Inner Life of a Late Bloomer Baby Boomer

Free picture (Abdeckung. Herbst Blumen.)fall-flowers-very-vivid-colours-fragment-58174

Sometimes, pardon the expression, it sucks to be an empath and an introvert. For years I’ve been a magnet for other people’s emotions which has caused me lots of confusion and emotional turmoil. And yet, now that I’ve learned to separate my emotional states from current events and the people I’m interacting with, I’m grateful that I have the ability to understand how someone else is feeling. I think we could use more empathy in the world right now.

While I was growing up, I felt like an outsider. For one thing we moved a lot, so I was always the new kid. And then I seemed to feel things more deeply than the other kids about events in the world, about the characters in the stories we read, or history we were studying. I had lots of thoughts and emotions going on in my head and heart, but I learned to keep them to myself to keep from being ridiculed. I wasn’t comfortable with this decision. I longed to be the person who said and did outrageous things and didn’t care what other people thought. But that always came with consequences of being bombarded with their emotions. I wasn’t brave enough to be that vulnerable.

One great thing about getting older, I know that I’m not in charge of how other people react, or respond to the things I say and do. So, I’m using this as a kind of test essay for a book I’ve been thinking about writing for eleven years. I’m finally ready to be outrageous and share some of the things I’ve been thinking about religion, politics, human relationships, and life in general. I’ve kept them locked in my head and heart for so many years, they are bursting to get out. So here goes.

Sunday August 12, Barry and I were watching CBS Sunday Morning, as is our Sunday ritual. This episode had a piece about the German artist, Georg Baselitz, one of the world’s most famous and highly sought after living artists. He grew up during and after WW II, the son of a wounded Nazi soldier, in the rubble of a destroyed landscape. When he became an artist trying to make sense of his topsy turvy world, he eventually turned his paintings upside down as well.

Something Stephan Akin, (not sure that’s spelled correctly), who is curator of the Hershorne Museum, said about Baselitz, “(It) is a sign of his great intellectual honesty, he has struggled, but accepted the fact that he was German. He could never be anything but German …”

That was one of those Wow! moments for me. I’ve lived through so many terrible and great things as an American. As a kid I was proud to be an American, a member of the greatest country on earth. But after years of demonstrations, brutality, scandals and revelations about our government, my pride eroded. As my husband said once, “I’m grateful to be an American, but I’m not always proud.” I’ve struggled to make sense of our real history with so many mistakes, atrocities, triumphs and tragedies. I’ve felt the burden of the genocide and oppression we’ve perpetrated, so much so that at times I wished I could be from some other country. And yet … I’m an American and will never be anything other than an American. Which means I’ve got a responsibility to be part of the self-examination we need to be doing right now.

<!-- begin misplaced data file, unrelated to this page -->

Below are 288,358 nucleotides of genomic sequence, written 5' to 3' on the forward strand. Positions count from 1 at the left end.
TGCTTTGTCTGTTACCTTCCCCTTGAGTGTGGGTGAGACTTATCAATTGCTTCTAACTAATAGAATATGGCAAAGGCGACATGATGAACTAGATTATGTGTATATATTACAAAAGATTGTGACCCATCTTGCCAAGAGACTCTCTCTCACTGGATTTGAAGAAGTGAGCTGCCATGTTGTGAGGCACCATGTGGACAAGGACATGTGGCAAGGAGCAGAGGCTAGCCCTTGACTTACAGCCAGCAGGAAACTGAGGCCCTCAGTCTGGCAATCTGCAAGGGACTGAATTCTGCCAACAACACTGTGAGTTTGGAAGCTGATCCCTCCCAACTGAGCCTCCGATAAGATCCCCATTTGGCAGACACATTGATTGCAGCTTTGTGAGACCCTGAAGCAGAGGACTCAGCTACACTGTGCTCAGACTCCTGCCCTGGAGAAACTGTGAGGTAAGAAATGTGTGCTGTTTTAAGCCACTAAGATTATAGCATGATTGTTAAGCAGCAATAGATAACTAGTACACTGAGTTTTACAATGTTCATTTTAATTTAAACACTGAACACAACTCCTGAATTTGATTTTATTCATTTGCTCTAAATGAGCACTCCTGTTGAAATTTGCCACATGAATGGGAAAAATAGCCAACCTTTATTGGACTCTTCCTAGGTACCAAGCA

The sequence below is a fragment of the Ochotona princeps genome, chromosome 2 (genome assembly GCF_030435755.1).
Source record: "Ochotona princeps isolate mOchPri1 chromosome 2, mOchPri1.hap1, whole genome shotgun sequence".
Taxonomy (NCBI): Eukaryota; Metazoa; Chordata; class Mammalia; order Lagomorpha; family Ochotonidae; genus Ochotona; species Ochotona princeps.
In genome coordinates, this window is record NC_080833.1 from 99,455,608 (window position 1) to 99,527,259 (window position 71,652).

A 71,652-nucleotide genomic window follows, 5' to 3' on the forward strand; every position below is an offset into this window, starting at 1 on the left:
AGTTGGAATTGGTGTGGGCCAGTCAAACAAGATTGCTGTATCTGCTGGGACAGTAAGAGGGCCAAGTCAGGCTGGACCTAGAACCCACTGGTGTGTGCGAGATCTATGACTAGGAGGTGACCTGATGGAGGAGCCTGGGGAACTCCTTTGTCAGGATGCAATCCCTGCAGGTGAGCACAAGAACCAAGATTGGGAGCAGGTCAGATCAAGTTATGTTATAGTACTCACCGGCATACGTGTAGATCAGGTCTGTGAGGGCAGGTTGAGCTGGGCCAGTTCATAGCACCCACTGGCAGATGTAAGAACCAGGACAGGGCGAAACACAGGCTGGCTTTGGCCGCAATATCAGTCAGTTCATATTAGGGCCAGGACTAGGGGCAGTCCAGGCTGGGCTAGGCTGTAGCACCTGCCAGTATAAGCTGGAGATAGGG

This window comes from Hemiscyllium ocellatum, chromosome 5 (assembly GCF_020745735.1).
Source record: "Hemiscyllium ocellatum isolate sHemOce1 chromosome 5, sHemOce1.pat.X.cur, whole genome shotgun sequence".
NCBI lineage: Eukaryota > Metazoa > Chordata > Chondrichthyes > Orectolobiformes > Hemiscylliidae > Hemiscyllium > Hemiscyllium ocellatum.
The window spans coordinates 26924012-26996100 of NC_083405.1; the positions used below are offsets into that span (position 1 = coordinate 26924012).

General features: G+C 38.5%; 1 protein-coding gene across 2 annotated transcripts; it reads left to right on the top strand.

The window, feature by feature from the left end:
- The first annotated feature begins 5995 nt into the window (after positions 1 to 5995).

It’s difficult to face reality. I loved that illusion from childhood that I lived in this open hearted melting pot where we learned from each other and everyone was treated equally. But shattering illusions isn’t always a bad thing.

In my personal life, I had to learn to accept the entirety of who I was, even though I wasn’t perfect and have made many mistakes. As I’ve been able to do that, my life has become more joyful. I interact differently with people than I did when I was younger. I’m now more loving and accepting. One of the spiritual teachers I follow said that the way to heal the world is to heal yourself first. I’m still working on myself, but I’ve made progress, which gives me hope that not only can individuals heal their wounds, but our country and the world can too.

I want to say one more thing that I might normally keep to myself. I’m glad we’ve been knocked off our pedestal as the world leader. Being on a pedestal is an extremely lonely place to be. To quote Bing Crosby’s character in White Christmas after Betty tells him he’s her knight in shining armor, “Well, it’s mighty lonely up there on that charger. A fella’s libel to fall off.”

But falling off can be rewarding. Once we’ve fallen off our pedestal, we find there are lots of people and nations who’ve had similar experiences and not only survived but thrived. We find allies, support groups, and eventually friends we can play and work with.

I long for the day when we act as a global community appreciating each culture and working together to ensure the health and safety of each individual and the planet as a whole.

Thanks for reading, liking and commenting. I appreciate it very much.

Lucinda Sage-Midgorden © 2018

Lucinda is the author of The Space Between Time, an award finalist in the “Fiction: Fantasy” category of the 2017 Best Book Awards. It’s a historical, time-travel, magical realism, women’s novel, and is available in all ebook formats at Smashwords, or you can find the ebook at iBooks or Barnes and Noble. If you prefer a physical copy, you can find a print-on-demand version at Amazon. Stay tuned for news about the audiobook version Lucinda is working on. To join her email list, click here. She will never sell the names on her list.

Quick Update

“The more failures, the more successes. Period.” ~ Tom Peters, Author of In Search of Excellence